In more bad news about our environment, the warming of the oceans combined with overfishing has allowed jellyfish to drive out more ecologically sound and, from a human perspective, more pleasant marine life:
The dramatic proliferation of jellyfish in oceans around the world, driven by overfishing and climate change, is a sure sign of ecosystems out of kilter, warn experts.
"Jellyfish are an excellent bellwether for the environment," explains Jacqueline Goy, of the Oceanographic Institute of Paris. "The more jellyfish, the stronger the signal that something has changed."
Brainless creatures composed almost entirely of water, the primitive animals have quietly filled a vacuum created by the voracious human appetite for fish.
Dislodging them will be difficult, marine biologists say.
"Jellyfish have come to occupy the place of many other species," notes Ricardo Aguilar, research director for Oceana, a international conservation organisation.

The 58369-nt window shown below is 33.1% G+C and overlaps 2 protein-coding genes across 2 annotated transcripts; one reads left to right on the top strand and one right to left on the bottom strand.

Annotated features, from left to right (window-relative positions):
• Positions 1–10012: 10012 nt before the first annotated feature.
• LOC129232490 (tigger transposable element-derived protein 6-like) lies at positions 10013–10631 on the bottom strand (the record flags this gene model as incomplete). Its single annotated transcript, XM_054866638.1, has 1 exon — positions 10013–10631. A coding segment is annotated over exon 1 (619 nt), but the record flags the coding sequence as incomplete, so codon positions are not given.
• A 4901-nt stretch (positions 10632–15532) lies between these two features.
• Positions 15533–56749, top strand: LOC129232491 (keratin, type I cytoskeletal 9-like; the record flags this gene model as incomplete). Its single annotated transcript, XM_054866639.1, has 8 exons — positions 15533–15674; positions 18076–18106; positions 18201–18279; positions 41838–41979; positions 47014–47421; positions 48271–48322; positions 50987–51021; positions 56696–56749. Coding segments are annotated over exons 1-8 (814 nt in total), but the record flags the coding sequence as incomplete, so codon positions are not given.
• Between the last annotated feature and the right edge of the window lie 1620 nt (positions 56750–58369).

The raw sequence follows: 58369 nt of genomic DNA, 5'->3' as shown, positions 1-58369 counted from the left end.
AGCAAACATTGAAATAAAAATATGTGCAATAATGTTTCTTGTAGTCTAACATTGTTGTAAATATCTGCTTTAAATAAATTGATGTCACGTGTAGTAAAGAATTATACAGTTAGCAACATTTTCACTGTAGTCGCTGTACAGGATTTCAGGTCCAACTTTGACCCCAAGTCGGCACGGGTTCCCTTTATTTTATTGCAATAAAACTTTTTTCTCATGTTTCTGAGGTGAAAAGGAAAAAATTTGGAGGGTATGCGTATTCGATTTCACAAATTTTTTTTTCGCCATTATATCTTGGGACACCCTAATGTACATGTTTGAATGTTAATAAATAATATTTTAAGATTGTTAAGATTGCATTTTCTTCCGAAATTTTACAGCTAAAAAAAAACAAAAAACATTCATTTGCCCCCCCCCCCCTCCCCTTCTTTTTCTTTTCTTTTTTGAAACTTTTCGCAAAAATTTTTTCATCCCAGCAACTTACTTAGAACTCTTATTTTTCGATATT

Nowhere is the sting of these poorly understood invertebrates felt more sharply than the Mediterranean basin, where their exploding numbers have devastated native marine species and threaten seaside tourism.
The over-exploitation of ocean resources by man has helped create a near-perfect environment in which these most primitive of ocean creatures can multiply unchecked, scientists say.
We never can seem to learn that nature abhors a vacuum, and that we simply cannot destroy something occupying a niche without something else moving into that niche. And in many cases, what moves in, like the jellyfish, is not exactly optimal from our POV.